Prior to losing to Wisconsin in the Orange Bowl this past season, Miami was riding nine-game winning streak in Hard Rock Stadium dating back to November 5, 2016. Miami will get a chance to hit the reset button on their home winning streak on September 8 with a home game against Savannah State.

Report: LSU to add former RB Kevin Faulk to staff if SEC gives the green light

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Former LSU running back Kevin Faulk could be set to return to the Tigers program in a new role if the SEC will allow it. According to a report from The Advocate, Faulk is being lined up to join the LSU football support staff, but his addition must be thoroughly vetted first.

Because Faulk is a high school coach, LSU and the SEC must be certain he has no direct ties to any LSU football players on the roster. This is to ensure the staff change complies with a new NCAA rule prohibiting schools from hiring high school coaches for a two-year period when any player from that associated high school enrolls at the university. As long as there are no players on LSU’s roster with any ties to Faulk’s high school coaching within the past two years, the staff change should become official.

Having Faulk associated with the program would be good to see considering how much Faulk meant to LSU during his college career. Faulk rushed for a school-record 4,557 yards and 46 rushing touchdowns. Both are records that stand today despite some extremely talented running backs over the years. Since Faulk’s final season at LSU in 1998, Leonard Fournette has come the closest to Faulk’s career rushing total with 3,830 yards in three years. Fournette is also the closest to Faulk since Faulk played to the school record for career rushing touchdowns, with 40.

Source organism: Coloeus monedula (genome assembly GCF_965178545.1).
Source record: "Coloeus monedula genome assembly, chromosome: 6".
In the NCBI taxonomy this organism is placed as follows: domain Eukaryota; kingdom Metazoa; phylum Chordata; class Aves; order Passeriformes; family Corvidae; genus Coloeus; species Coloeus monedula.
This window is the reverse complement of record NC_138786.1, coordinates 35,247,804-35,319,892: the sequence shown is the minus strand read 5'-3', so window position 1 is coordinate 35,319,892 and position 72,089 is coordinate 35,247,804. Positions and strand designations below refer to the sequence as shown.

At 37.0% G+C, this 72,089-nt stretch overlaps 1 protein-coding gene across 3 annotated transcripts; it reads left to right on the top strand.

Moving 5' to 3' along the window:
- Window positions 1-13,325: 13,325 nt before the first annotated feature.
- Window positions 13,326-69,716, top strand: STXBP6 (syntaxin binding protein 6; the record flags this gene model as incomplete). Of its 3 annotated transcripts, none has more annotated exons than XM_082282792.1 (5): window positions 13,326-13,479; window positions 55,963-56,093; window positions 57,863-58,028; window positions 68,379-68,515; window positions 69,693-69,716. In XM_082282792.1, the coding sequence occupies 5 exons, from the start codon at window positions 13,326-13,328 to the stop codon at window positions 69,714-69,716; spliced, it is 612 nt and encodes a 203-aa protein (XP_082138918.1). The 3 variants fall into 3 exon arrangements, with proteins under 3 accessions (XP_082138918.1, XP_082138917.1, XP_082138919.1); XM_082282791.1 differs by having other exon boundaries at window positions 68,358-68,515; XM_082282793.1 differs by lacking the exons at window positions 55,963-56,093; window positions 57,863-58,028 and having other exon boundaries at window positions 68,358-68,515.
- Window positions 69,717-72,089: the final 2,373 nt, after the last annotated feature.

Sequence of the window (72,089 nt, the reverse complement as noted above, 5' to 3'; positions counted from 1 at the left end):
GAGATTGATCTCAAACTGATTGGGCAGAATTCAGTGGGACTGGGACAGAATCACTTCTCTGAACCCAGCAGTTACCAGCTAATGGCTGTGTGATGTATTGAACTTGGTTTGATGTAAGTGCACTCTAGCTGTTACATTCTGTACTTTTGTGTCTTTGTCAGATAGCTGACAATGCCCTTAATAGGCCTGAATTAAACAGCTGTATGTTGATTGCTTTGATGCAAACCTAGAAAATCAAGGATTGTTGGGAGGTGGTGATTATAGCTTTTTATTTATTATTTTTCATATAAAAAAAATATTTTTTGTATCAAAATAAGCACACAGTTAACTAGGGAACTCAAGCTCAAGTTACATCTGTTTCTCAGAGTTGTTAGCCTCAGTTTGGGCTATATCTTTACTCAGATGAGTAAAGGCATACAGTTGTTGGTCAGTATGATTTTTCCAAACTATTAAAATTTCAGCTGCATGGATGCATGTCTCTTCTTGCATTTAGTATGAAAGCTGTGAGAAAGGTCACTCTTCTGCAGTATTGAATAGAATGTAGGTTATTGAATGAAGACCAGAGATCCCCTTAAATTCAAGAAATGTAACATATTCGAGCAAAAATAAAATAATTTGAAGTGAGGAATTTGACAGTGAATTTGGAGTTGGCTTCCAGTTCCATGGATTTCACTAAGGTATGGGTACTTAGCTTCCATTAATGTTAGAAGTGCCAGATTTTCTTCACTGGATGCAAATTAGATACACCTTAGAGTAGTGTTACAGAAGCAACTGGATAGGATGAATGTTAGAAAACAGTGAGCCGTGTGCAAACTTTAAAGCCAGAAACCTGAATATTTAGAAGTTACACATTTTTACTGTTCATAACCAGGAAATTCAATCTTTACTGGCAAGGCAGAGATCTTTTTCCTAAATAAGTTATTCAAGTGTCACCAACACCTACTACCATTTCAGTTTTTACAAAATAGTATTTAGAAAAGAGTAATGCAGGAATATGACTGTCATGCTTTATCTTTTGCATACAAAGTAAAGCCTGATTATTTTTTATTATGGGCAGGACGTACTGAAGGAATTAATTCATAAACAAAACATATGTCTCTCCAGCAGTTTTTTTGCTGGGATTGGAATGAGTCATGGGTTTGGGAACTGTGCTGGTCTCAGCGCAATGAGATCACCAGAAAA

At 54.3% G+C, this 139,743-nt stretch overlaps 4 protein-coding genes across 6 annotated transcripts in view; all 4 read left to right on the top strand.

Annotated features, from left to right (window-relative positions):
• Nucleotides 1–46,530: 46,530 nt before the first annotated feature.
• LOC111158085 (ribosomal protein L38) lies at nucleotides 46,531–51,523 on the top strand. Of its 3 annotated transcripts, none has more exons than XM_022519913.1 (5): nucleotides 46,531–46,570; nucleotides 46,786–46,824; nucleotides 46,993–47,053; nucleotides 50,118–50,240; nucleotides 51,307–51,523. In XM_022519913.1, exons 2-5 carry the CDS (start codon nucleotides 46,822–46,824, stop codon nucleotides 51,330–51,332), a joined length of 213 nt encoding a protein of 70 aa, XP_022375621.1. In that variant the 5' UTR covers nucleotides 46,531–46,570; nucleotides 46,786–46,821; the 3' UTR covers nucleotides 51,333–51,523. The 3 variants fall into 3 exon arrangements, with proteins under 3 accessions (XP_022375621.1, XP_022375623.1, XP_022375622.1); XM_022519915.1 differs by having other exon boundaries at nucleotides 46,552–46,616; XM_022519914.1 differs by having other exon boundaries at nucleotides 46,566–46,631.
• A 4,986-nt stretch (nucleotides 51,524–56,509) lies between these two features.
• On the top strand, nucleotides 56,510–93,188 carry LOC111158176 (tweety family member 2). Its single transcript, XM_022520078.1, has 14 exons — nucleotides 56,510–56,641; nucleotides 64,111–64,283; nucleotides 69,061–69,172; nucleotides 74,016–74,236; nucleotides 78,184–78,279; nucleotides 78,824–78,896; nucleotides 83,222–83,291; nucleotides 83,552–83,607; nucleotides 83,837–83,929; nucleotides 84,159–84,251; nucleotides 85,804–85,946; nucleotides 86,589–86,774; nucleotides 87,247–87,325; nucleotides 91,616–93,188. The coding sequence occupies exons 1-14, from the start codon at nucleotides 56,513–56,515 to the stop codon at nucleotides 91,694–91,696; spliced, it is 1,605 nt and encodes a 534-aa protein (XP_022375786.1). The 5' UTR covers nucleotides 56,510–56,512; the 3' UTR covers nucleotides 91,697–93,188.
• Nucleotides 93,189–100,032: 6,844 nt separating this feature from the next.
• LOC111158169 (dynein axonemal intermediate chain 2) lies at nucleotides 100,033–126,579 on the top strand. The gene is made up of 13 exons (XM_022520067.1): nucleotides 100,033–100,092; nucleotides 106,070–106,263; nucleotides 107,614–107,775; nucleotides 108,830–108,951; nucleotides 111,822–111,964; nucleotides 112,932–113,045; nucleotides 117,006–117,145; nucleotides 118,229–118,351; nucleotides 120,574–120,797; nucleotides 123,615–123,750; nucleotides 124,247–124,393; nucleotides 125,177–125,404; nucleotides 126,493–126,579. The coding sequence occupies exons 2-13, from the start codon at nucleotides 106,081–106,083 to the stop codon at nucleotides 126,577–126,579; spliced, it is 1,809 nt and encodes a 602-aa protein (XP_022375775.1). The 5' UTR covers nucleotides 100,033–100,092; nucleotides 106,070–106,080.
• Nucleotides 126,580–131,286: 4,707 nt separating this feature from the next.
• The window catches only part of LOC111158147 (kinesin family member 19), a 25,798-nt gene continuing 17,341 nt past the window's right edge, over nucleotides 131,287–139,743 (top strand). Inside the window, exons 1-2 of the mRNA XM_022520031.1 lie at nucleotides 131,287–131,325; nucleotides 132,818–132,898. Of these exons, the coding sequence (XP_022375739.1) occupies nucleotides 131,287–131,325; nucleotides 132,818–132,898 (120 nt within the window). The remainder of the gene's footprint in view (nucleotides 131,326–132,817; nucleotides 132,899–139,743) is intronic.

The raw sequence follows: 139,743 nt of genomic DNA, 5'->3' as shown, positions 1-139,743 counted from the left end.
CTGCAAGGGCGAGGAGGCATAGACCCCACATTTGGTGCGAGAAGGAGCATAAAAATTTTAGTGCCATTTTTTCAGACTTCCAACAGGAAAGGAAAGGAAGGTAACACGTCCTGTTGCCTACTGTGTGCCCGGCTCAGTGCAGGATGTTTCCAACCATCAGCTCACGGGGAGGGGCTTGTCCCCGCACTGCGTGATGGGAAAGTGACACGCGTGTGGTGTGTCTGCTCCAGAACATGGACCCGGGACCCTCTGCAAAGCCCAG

Supposing the staff addition does go through, Faulk will not be involved with any off-campus recruiting efforts or on-field coaching assignments, but he will assist with player development.

Florida bill seeks to allow UCF national championship license plates

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You’re not truly a fan of a team that has won a national championship until you can brandish the honor on the license plate to your car. In Florida, that may become a reality soon enough for UCF fans as the ongoing claim to a national championship continues to sweep through the state.

A new bill in the state of Florida introduced to the state legislature would allow for the creation and printing of Florida license plates in UCF colors and a UCF logo with the words “National Champions” inscribed across the bottom.

There is a lot of legal wording in the house bill, as one should expect, but the bill essentially boils down to be able to purchase a UCF national championship license plate. You can find those details on page seven of the 23-page bill.

UCF has already staked a claim at being the national champion for the 2017 college football season after completing the nation’s only undefeated season and beating an Auburn team that defeated both College Football Playoff national championship game participants, Georgia and Alabama. The Knights have since been honored with a championship parade in Disney World.